Cambodian Journalists Alliance Association

Licadho report: Online harassment violates human rights, requires official and private-sector responses

A woman uses her smartphone to look at social media in Phnom Penh, November 25, 2021. CamboJA/ Pring Samrang
A woman uses her smartphone to look at social media in Phnom Penh, November 25, 2021. CamboJA/ Pring Samrang

When underage Sophal was targeted online with “revenge porn” by an older man she’d previously had sex with, she tried her best to ignore the real-world stares and comments from people who knew her.

“Some people said that I am a girl who goes around [at night] and only brings embarrassment. when I walk by my neighbours’ houses, I try to walk by normally no matter what they say,” said Sophal, 16, to the rights group Licadho.

Sophal’s story was included in a new Licadho report released Thursday detailing the results of a study the rights organization had done researching online harassment in Cambodia.

In an interview with Licadho, Sophal said she agreed to have sex with the 24-year-old man, but that he secretly filmed her without her consent. When Sophal declined the man’s requests to meet again, he spread the video of their sexual encounter on Facebook — even somehow posting it from Sophal’s own account after gaining access to it.

Sophal said her friends saw the video on social media and believed she had willingly posted it.

“They said I am so bad for sending pornographic photographs to others,” she said. “I felt nervous because I was afraid my mother would hear.”

Police later charged the man with violating Sophal’s privacy by recording her image, and a court convicted him in absentia. The man was sentenced to one year in prison and ordered to pay $5,000 in civil compensation, but he has not been detained at any stage of proceedings nor paid the compensation owed.

Sophal’s story and others included in the Licadho report suggest that social media with the potential to promote active civic and political participation “is being thwarted by government surveillance and harassment, as well as discrimination, sexual harassment, threats, and other forms of online harassment from private individuals,” the rights group stated.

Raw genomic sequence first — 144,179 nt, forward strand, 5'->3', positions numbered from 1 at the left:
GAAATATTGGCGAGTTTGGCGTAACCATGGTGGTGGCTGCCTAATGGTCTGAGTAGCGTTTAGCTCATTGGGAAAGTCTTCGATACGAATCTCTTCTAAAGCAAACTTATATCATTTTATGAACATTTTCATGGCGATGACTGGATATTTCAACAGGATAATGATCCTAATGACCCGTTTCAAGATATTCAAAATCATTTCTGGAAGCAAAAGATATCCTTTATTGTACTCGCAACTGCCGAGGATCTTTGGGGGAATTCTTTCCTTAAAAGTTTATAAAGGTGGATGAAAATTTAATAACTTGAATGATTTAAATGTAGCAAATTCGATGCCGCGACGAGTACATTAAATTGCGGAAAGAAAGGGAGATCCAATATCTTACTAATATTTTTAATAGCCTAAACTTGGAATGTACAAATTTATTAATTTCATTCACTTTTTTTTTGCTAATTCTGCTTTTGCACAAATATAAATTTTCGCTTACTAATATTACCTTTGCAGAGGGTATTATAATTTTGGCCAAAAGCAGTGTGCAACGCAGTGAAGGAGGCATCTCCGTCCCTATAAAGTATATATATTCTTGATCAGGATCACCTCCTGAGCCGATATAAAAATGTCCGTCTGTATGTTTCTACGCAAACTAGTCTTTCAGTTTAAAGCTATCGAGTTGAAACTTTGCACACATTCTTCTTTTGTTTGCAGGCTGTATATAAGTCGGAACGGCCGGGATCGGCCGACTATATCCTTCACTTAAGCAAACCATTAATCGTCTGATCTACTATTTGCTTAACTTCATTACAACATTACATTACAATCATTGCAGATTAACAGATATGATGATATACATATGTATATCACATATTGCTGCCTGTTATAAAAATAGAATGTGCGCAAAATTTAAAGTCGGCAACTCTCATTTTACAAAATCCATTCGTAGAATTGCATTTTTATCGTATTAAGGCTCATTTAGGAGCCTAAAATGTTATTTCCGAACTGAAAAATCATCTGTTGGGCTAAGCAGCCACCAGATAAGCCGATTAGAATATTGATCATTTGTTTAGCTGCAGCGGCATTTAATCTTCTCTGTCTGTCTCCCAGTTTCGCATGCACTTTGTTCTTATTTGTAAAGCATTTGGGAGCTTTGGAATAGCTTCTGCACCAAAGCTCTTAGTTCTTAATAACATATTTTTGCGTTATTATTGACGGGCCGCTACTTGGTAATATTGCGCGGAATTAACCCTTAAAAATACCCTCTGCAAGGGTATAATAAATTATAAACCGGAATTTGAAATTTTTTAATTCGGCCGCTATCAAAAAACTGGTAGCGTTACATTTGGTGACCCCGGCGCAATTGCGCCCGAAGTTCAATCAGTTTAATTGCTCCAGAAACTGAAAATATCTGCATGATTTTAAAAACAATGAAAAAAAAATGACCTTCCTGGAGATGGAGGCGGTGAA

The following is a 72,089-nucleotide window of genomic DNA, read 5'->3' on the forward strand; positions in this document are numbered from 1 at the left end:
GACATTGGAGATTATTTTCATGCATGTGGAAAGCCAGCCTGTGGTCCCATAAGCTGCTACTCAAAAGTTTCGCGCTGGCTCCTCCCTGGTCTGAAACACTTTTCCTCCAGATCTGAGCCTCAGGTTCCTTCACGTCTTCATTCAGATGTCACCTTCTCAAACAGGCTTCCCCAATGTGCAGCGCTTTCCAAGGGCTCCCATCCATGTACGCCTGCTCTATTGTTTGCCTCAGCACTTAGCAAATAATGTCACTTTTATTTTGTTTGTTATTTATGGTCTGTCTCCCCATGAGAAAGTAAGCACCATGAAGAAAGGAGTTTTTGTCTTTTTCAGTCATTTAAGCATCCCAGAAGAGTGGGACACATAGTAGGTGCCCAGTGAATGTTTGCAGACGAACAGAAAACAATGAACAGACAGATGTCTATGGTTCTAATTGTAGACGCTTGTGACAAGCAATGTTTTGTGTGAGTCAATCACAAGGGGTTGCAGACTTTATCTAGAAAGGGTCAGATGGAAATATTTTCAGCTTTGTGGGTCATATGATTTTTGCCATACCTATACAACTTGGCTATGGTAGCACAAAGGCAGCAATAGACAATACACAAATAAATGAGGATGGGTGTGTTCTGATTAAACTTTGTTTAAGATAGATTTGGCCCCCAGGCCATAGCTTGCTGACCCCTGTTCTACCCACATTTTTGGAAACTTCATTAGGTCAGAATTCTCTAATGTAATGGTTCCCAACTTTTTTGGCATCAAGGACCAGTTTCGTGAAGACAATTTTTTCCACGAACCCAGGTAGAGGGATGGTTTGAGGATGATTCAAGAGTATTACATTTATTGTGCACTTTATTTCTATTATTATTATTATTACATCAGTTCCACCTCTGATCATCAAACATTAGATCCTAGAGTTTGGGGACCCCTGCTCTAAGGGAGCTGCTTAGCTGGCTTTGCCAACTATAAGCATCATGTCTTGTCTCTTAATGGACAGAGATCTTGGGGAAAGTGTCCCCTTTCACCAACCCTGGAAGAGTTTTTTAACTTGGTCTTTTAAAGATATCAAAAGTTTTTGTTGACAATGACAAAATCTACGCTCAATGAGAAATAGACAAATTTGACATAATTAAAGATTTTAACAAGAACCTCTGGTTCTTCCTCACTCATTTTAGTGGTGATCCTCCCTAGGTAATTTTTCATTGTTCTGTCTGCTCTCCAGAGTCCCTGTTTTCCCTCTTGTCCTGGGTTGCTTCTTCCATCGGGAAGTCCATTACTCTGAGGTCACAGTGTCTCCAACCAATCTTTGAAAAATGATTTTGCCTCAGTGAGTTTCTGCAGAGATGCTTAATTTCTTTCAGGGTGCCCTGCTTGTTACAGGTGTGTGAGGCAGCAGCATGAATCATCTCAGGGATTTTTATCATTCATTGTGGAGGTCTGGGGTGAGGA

Between July and August, Licadho interviewed 718 people in an online survey. The respondents were mostly women, and 80 percent of all survey participants lived in urban areas.

The survey found nearly 40 percent of the total respondents had experienced online harassment, with 20 percent of female respondents had experienced sexual harassment online.

Facebook-owned platforms are the leading sites of online harassment, Licadho found, with ninety-five percent of the survey respondents who reported experiences of online harassment saying it had occurred on at least one platform owned by Facebook. Telegram, a messaging app, was the next most common site of harassment.

In the report, 97 percent of survey respondents said they regularly used Facebook, while 84 percent used Messenger and 83 percent Telegram.

A freelance female reporter who spoke to CamboJA under the name Thovan said she typically experiences harassing behavior online.

Though many of the respondents to the Licadho survey were harassed by people who used anonymous accounts, Thovan said sources she has spoken to in her work have used digital platforms to make sexual advances toward her.

Men look at social media on their smartphones in Phnom Penh, November 25, 2021. CamboJA/ Pring Samrang

One man turned a conversation for work into something much more unpleasant.

“I could not believe that he seemed so nice at first, but then things completely changed. He used disgusting words to me and asked a girl at his own daughter’s age on a date. It was absolutely disgusting,” she said.

Thovan said that when she encounters such men, she doesn’t usually tell her friends or family about it.

“I find it hard to speak it out when it comes to sexual harassment. I feel ashamed, so I better keep it on my own,” she said.

However, she encourages others who face online harassment to speak up, and never keep silent in order to find an appropriate solution at the early stage to avoid undue stress about the situation.

Licadho also urged authorities to help victims of harassment by applying existing laws to hold perpetrators accountable. The group said the Law on the Suppression of Human Trafficking and Sexual Exploitation can similarly be used to address some cases of online harassment, such as the distribution of pornography.

Lucia Soleti, the chief of UNICEF Cambodia’s child protection unit, told CamboJA that while online content proliferates in Cambodia, digital literacy and skills lag among both children and parents. This puts children at risk of suffering online exploitation or abuse, Soleti said, adding that the risks have been exacerbated during the COVID-19 pandemic.

In the first half of 2020, a national hotline reported a 20 percent increase in the prevalence of child sexual abuse material reports.